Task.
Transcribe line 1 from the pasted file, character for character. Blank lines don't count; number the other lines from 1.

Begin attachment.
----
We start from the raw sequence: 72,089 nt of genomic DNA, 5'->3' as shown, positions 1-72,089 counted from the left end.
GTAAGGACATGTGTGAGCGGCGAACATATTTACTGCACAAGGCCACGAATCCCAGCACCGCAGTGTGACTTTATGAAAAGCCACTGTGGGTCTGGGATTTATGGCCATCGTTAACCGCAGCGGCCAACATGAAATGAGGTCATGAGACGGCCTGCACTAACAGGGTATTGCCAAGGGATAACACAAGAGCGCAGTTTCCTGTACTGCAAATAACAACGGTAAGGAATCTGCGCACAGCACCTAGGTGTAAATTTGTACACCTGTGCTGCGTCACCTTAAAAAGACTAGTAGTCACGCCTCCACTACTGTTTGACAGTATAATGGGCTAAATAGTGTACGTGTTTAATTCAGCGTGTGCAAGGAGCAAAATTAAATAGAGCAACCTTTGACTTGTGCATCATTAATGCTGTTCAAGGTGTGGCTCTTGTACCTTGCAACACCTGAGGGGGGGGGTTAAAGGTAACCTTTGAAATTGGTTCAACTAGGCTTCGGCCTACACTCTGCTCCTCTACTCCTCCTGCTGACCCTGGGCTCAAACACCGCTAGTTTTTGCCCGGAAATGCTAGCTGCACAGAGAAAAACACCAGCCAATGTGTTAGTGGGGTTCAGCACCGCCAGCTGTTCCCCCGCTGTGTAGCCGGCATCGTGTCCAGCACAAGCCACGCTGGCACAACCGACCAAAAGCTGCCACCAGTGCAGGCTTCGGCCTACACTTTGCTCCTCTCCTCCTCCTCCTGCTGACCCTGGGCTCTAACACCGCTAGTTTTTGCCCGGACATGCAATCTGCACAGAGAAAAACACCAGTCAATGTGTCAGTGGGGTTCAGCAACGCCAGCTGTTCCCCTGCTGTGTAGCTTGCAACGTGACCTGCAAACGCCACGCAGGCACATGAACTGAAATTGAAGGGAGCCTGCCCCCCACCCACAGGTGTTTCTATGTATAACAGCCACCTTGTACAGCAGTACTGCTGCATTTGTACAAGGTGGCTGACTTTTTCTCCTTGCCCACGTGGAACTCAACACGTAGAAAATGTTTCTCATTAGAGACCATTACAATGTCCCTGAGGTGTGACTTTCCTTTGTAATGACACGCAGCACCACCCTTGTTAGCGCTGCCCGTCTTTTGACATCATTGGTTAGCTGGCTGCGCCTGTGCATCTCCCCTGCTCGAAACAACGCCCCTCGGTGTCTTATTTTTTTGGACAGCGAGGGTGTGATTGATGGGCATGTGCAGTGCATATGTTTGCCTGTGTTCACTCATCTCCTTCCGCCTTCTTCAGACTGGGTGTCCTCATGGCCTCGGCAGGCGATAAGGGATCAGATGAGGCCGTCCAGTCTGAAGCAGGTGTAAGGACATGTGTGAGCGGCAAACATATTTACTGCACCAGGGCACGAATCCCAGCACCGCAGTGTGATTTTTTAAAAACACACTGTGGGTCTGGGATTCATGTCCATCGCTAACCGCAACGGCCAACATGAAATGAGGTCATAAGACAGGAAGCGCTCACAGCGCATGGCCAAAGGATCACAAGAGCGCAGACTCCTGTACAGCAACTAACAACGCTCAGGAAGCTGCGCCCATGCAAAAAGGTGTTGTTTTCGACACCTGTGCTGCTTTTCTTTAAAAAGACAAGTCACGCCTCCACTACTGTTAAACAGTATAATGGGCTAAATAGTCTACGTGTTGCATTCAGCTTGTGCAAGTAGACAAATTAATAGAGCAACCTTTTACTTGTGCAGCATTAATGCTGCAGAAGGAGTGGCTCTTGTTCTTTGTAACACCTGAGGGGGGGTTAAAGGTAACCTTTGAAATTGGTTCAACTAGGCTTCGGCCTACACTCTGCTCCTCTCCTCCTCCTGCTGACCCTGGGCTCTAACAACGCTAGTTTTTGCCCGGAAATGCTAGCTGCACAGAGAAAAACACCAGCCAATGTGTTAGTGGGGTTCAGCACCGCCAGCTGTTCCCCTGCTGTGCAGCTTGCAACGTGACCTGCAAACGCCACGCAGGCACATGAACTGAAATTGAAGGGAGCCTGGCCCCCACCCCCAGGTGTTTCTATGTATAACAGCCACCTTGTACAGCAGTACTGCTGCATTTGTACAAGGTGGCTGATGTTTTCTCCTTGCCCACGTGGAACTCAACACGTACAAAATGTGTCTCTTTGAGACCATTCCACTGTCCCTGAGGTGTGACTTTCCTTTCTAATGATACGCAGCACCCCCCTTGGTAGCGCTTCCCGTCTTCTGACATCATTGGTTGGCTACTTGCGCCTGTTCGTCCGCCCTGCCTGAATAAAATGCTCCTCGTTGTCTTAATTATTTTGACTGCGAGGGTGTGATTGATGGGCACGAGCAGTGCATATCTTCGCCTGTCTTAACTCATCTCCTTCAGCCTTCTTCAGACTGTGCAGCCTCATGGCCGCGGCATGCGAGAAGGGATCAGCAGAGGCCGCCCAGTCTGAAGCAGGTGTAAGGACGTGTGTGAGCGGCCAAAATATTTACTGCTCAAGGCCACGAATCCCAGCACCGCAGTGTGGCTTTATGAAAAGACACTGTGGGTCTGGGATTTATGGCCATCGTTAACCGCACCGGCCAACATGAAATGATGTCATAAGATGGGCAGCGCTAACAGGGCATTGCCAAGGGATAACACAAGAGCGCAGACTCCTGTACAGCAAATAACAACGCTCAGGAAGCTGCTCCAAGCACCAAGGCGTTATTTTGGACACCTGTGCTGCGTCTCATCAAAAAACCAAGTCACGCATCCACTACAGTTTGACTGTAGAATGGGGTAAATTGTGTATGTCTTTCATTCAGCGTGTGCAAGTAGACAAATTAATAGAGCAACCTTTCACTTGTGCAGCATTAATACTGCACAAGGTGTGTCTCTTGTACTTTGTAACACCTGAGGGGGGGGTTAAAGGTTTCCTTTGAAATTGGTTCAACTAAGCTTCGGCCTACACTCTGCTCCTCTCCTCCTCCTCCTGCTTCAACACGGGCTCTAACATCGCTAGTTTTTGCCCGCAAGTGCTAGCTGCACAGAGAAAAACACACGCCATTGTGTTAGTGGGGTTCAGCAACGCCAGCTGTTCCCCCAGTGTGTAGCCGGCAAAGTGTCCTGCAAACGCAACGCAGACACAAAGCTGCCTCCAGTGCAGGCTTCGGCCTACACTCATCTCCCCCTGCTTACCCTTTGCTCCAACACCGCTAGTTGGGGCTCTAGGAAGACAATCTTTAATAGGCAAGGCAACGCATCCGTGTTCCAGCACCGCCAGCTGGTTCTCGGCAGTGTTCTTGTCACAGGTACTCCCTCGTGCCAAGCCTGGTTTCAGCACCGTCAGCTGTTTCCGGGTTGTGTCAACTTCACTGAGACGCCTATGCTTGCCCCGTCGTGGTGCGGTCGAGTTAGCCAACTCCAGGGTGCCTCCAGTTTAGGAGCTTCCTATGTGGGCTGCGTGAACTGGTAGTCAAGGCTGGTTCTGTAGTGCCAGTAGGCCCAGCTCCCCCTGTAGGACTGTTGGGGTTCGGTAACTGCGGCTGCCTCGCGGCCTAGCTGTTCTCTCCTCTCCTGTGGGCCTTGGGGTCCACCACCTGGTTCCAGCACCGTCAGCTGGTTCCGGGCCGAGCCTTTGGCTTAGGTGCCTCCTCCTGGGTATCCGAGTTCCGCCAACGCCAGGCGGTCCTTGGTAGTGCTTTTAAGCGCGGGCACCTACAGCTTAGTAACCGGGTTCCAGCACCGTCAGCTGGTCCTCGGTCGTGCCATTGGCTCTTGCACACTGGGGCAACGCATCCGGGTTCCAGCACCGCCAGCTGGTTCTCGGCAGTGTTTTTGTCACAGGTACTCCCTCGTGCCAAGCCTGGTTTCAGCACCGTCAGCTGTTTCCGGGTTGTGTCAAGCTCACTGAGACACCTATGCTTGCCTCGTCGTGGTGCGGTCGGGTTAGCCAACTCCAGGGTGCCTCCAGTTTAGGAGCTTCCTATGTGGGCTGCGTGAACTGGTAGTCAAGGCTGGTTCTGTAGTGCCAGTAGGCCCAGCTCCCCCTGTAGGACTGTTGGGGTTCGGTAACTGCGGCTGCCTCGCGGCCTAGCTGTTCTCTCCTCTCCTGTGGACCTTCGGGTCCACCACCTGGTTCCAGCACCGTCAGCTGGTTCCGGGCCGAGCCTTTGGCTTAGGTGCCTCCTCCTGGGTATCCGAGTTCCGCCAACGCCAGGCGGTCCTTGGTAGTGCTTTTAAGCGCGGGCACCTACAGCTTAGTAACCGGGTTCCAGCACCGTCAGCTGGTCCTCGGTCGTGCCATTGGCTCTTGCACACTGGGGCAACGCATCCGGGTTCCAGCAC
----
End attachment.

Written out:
We start from the raw sequence: 72,089 nt of genomic DNA, 5'->3' as shown, positions 1-72,089 counted from the left end.